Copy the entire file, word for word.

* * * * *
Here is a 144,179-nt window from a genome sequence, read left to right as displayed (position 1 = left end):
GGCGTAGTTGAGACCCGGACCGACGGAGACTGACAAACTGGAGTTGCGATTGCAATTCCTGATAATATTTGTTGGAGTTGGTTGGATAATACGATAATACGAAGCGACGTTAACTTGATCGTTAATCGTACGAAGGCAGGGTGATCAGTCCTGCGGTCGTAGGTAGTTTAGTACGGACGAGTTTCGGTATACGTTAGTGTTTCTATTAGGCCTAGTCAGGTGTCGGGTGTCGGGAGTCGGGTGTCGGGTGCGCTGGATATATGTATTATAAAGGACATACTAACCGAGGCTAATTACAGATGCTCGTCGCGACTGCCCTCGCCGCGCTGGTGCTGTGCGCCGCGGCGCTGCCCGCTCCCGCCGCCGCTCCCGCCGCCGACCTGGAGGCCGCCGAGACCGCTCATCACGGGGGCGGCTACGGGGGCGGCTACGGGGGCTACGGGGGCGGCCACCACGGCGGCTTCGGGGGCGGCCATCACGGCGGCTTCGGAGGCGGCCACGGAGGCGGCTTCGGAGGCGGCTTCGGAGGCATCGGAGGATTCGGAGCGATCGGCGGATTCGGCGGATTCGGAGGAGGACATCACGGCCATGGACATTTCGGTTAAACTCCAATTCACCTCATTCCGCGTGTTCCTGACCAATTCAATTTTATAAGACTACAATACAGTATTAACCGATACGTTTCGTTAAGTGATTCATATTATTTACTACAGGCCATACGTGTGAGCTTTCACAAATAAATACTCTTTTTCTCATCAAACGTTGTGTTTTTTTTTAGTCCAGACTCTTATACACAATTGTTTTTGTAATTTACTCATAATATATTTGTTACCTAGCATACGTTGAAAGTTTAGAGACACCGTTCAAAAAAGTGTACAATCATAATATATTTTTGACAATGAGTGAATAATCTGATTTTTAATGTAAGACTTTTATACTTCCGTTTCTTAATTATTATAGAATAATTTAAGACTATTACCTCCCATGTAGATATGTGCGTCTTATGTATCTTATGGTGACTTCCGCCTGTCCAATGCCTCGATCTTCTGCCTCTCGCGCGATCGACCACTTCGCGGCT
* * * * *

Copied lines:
Here is a 144,179-nt window from a genome sequence, read left to right as displayed (position 1 = left end):
GGCGTAGTTGAGACCCGGACCGACGGAGACTGACAAACTGGAGTTGCGATTGCAATTCCTGATAATATTTGTTGGAGTTGGTTGGATAATACGATAATACGAAGCGACGTTAACTTGATCGTTAATCGTACGAAGGCAGGGTGATCAGTCCTGCGGTCGTAGGTAGTTTAGTACGGACGAGTTTCGGTATACGTTAGTGTTTCTATTAGGCCTAGTCAGGTGTCGGGTGTCGGGAGTCGGGTGTCGGGTGCGCTGGATATATGTATTATAAAGGACATACTAACCGAGGCTAATTACAGATGCTCGTCGCGACTGCCCTCGCCGCGCTGGTGCTGTGCGCCGCGGCGCTGCCCGCTCCCGCCGCCGCTCCCGCCGCCGACCTGGAGGCCGCCGAGACCGCTCATCACGGGGGCGGCTACGGGGGCGGCTACGGGGGCTACGGGGGCGGCCACCACGGCGGCTTCGGGGGCGGCCATCACGGCGGCTTCGGAGGCGGCCACGGAGGCGGCTTCGGAGGCGGCTTCGGAGGCATCGGAGGATTCGGAGCGATCGGCGGATTCGGCGGATTCGGAGGAGGACATCACGGCCATGGACATTTCGGTTAAACTCCAATTCACCTCATTCCGCGTGTTCCTGACCAATTCAATTTTATAAGACTACAATACAGTATTAACCGATACGTTTCGTTAAGTGATTCATATTATTTACTACAGGCCATACGTGTGAGCTTTCACAAATAAATACTCTTTTTCTCATCAAACGTTGTGTTTTTTTTTAGTCCAGACTCTTATACACAATTGTTTTTGTAATTTACTCATAATATATTTGTTACCTAGCATACGTTGAAAGTTTAGAGACACCGTTCAAAAAAGTGTACAATCATAATATATTTTTGACAATGAGTGAATAATCTGATTTTTAATGTAAGACTTTTATACTTCCGTTTCTTAATTATTATAGAATAATTTAAGACTATTACCTCCCATGTAGATATGTGCGTCTTATGTATCTTATGGTGACTTCCGCCTGTCCAATGCCTCGATCTTCTGCCTCTCGCGCGATCGACCACTTCGCGGCT